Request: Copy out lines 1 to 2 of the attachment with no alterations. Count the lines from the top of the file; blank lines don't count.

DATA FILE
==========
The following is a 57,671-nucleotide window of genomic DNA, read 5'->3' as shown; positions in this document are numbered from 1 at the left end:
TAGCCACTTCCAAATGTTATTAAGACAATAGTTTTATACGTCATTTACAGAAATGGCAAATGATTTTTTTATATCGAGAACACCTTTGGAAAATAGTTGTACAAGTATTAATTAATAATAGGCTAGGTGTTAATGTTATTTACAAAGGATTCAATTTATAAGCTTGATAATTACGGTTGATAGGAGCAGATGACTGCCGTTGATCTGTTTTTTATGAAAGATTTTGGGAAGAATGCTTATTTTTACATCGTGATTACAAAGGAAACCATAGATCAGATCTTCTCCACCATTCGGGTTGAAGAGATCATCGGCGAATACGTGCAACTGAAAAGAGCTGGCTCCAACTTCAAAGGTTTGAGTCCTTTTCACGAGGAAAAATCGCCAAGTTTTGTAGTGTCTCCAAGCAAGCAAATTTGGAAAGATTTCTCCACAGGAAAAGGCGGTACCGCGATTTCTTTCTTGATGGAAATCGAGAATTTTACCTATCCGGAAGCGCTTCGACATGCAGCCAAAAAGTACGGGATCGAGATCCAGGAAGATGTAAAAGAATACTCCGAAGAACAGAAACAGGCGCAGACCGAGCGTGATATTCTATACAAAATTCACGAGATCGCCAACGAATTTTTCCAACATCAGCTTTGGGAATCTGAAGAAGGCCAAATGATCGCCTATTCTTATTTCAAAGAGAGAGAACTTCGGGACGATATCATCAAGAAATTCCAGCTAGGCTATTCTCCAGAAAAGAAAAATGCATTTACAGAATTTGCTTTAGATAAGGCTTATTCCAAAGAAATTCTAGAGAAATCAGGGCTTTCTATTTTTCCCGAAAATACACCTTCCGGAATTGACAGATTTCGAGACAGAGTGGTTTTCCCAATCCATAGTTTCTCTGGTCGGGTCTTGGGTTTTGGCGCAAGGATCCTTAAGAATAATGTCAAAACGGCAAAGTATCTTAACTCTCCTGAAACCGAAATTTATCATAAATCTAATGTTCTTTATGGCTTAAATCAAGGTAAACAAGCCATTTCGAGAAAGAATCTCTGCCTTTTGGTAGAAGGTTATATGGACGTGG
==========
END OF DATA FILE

The following is a 57,671-nucleotide window of genomic DNA, read 5'->3' as shown; positions in this document are numbered from 1 at the left end:
TAGCCACTTCCAAATGTTATTAAGACAATAGTTTTATACGTCATTTACAGAAATGGCAAATGATTTTTTTATATCGAGAACACCTTTGGAAAATAGTTGTACAAGTATTAATTAATAATAGGCTAGGTGTTAATGTTATTTACAAAGGATTCAATTTATAAGCTTGATAATTACGGTTGATAGGAGCAGATGACTGCCGTTGATCTGTTTTTTATGAAAGATTTTGGGAAGAATGCTTATTTTTACATCGTGATTACAAAGGAAACCATAGATCAGATCTTCTCCACCATTCGGGTTGAAGAGATCATCGGCGAATACGTGCAACTGAAAAGAGCTGGCTCCAACTTCAAAGGTTTGAGTCCTTTTCACGAGGAAAAATCGCCAAGTTTTGTAGTGTCTCCAAGCAAGCAAATTTGGAAAGATTTCTCCACAGGAAAAGGCGGTACCGCGATTTCTTTCTTGATGGAAATCGAGAATTTTACCTATCCGGAAGCGCTTCGACATGCAGCCAAAAAGTACGGGATCGAGATCCAGGAAGATGTAAAAGAATACTCCGAAGAACAGAAACAGGCGCAGACCGAGCGTGATATTCTATACAAAATTCACGAGATCGCCAACGAATTTTTCCAACATCAGCTTTGGGAATCTGAAGAAGGCCAAATGATCGCCTATTCTTATTTCAAAGAGAGAGAACTTCGGGACGATATCATCAAGAAATTCCAGCTAGGCTATTCTCCAGAAAAGAAAAATGCATTTACAGAATTTGCTTTAGATAAGGCTTATTCCAAAGAAATTCTAGAGAAATCAGGGCTTTCTATTTTTCCCGAAAATACACCTTCCGGAATTGACAGATTTCGAGACAGAGTGGTTTTCCCAATCCATAGTTTCTCTGGTCGGGTCTTGGGTTTTGGCGCAAGGATCCTTAAGAATAATGTCAAAACGGCAAAGTATCTTAACTCTCCTGAAACCGAAATTTATCATAAATCTAATGTTCTTTATGGCTTAAATCAAGGTAAACAAGCCATTTCGAGAAAGAATCTCTGCCTTTTGGTAGAAGGTTATATGGACGTGG